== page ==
True, the Sun was somewhat fainter then than now. And the continents were in different places. But I have seen the tillite deposits of one of the major equatorial glacial moraines at Arkaroola Station, South Australia, rubbing shoulders with deposits of dolomitic limestone (which can only be precipitated out of the ocean if the atmosphere contains at least 30% CO2). I have poured hydrochloric acid on to the rock to see the CO2 foaming back out of it. I have seen the curly mallee trees above it, which only grow on dolomitic limestone (though the 600 other mallee species are not so picky). And I have done some calculations that suggest the forcing effect of CO2 was – and, therefore, is – a very great deal less than the models find it to be. I was so perplexed by the IPCC’s forcing value (which has already had to be cut by a hefty 15%) that I investigated how it had been arrived at. I discovered – not greatly to my surprise – that it had been reached by intercomparison between three models. There appears to be no direct, observational estimate of the CO2 forcing, because that forcing cannot easily be distinguished from the far more significant water vapor forcing. It is really the latter that keeps the planet warm: at the crucial lower-to-mid-troposphere altitudes where it would be necessary for warming to take place if there were to be much effect on near-surface temperatures, the characteristic absorption bands of CO2 are almost entirely overlain by those of water vapour.

It is only in the upper troposphere, where water vapor is rarer, that CO2 might in theory have some warming effect. However, the atmosphere in the upper troposphere is so attenuated that little warming is to be expected at that altitude. No surprise, then, that in the mid-troposphere, where the models predict that in a warming world the rate of warming would be thrice that at the surface, no such “hot-spot” is to be observed. It was I who gave the “hot-spot” its name: but it is non-existent in very nearly all of the datasets.

And all of this is before we even begin to consider the economic case. A paper by me for the World Federation of Scientists’ Annual Proceedings three years ago demonstrated that it is 10-100 times costlier to mitigate global warming today than to adapt to its imagined net-adverse consequences the day after tomorrow. I remain the only researcher to have applied the IPCC’s own climate methodology and results to the standard techniques of intergenerational investment appraisal in order to provide a proper economic analysis. So far, the most heroically stupid of all the heroically stupid methods of trying to make non-existent global warming go away is to introduce electric vehicles, as you will see from my Energy & Environment article, which contains an admittedly breathless summary of the calculation.

So far, despite careful enquiry, I have seen no compelling case for doing anything about the climate. It has changed for 4.5 billion years. It will continue to change. And there is not a lot we can do about it. There are plenty of real and solvable problems: why waste an instant longer on non-problems that could not – even to the extent that they were rela problems – be solved except at entirely disproportionate and extravagant cost?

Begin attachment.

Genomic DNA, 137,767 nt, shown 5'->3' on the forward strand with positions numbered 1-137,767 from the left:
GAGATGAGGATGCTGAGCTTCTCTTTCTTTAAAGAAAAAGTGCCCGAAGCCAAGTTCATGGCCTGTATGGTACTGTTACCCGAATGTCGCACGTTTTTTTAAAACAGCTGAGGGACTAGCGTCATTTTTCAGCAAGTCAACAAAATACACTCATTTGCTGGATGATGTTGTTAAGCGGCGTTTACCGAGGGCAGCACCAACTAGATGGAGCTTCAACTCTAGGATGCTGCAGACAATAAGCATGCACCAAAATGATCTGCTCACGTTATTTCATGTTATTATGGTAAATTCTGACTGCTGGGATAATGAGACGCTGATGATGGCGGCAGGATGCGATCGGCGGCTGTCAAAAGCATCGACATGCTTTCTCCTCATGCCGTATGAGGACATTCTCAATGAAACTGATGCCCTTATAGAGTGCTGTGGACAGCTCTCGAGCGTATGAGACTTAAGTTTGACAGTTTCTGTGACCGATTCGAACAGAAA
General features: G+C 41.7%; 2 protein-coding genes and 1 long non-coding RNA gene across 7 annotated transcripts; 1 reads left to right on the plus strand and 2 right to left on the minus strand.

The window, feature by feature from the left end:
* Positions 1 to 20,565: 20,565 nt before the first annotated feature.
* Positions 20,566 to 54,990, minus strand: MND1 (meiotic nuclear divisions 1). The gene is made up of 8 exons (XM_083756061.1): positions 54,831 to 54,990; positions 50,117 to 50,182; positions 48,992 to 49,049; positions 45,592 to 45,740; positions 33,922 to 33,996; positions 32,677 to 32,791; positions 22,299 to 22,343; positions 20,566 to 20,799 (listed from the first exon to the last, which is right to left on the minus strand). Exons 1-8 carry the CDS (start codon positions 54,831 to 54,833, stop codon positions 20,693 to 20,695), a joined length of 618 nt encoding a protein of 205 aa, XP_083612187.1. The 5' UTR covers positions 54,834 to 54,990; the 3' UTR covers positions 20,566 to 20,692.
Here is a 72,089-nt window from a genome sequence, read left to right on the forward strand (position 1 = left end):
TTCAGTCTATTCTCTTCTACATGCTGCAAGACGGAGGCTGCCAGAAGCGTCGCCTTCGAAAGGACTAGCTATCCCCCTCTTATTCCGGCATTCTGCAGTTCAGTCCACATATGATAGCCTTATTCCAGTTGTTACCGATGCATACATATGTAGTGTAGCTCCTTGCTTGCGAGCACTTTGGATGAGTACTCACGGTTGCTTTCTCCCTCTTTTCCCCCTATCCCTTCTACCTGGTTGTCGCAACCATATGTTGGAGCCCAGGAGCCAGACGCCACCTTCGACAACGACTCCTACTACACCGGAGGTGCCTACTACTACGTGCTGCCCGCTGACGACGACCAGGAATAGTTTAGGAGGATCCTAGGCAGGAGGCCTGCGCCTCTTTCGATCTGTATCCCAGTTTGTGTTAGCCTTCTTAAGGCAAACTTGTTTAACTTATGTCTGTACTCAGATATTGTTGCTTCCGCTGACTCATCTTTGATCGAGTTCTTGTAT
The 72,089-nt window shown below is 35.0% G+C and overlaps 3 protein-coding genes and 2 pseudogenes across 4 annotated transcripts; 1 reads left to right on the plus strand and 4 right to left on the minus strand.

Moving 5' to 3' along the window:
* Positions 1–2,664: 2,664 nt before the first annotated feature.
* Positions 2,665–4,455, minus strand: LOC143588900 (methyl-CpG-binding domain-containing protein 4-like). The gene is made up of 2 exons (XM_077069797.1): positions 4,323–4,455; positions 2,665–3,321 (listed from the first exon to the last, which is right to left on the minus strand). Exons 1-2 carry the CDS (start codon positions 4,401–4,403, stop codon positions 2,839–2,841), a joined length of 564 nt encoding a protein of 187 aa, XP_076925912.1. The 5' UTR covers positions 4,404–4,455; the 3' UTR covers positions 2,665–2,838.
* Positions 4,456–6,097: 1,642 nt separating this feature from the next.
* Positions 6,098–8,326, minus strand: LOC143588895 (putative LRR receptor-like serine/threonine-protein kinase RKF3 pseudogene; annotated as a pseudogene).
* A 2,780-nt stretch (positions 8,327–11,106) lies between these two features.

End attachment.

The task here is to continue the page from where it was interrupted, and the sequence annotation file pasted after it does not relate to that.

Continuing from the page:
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Fire-walking: A key skill for EU Commissioners?


The first Slovenian nominee for EU Commissioner, was Aleka Bratusek. As a result of odd electoral circumstances, she had managed to nominate herself, despite her party having just been voted out of office – but that’s another story.  She gave a very lack-lustre performance at her parliamentary hearing (which I attended), and as a result, she was persuaded to withdraw.

Her replacement is Violetta Bulc, Slovenia’s Development Minister  She is a woman of remarkable views and skills.  She has the ideal solution to global warming.  She says “Natural environmental heat can be transformed directly into electrical energy”.  Wonderful.  We can cool the planet and generate electricity at the same time.  I just hope that Violetta has a patent on the process, so that she can make a few kopeks out of it.

Then, she is a campaigner for Syntropy. No, I don’t know what it is, either.  But she refers to complex formulæ.  And floods of emotions.  So it must be important.  She’s also a blogger.  A recent blog is entitled “The vibrations of the white lions in the new era” .  I haven’t read it in detail, but it shows an original angle.

She has a Black Belt at Tae Kwan Do.  But best of all – she’s a qualified Shaman and Fire-Walker!  How about that?  It never occurred to me before, but I guess fire-walking is a very valuable skill for an EU Commissioner-Designate.  It might help her to negotiate some of the hot issues she’s sure to face.

Only one problem: so far as I can find out, she doesn’t walk on water.  But there.  You can’t win ‘em all.

(Hat-tip to Open Europe, who came up with most of this stuff)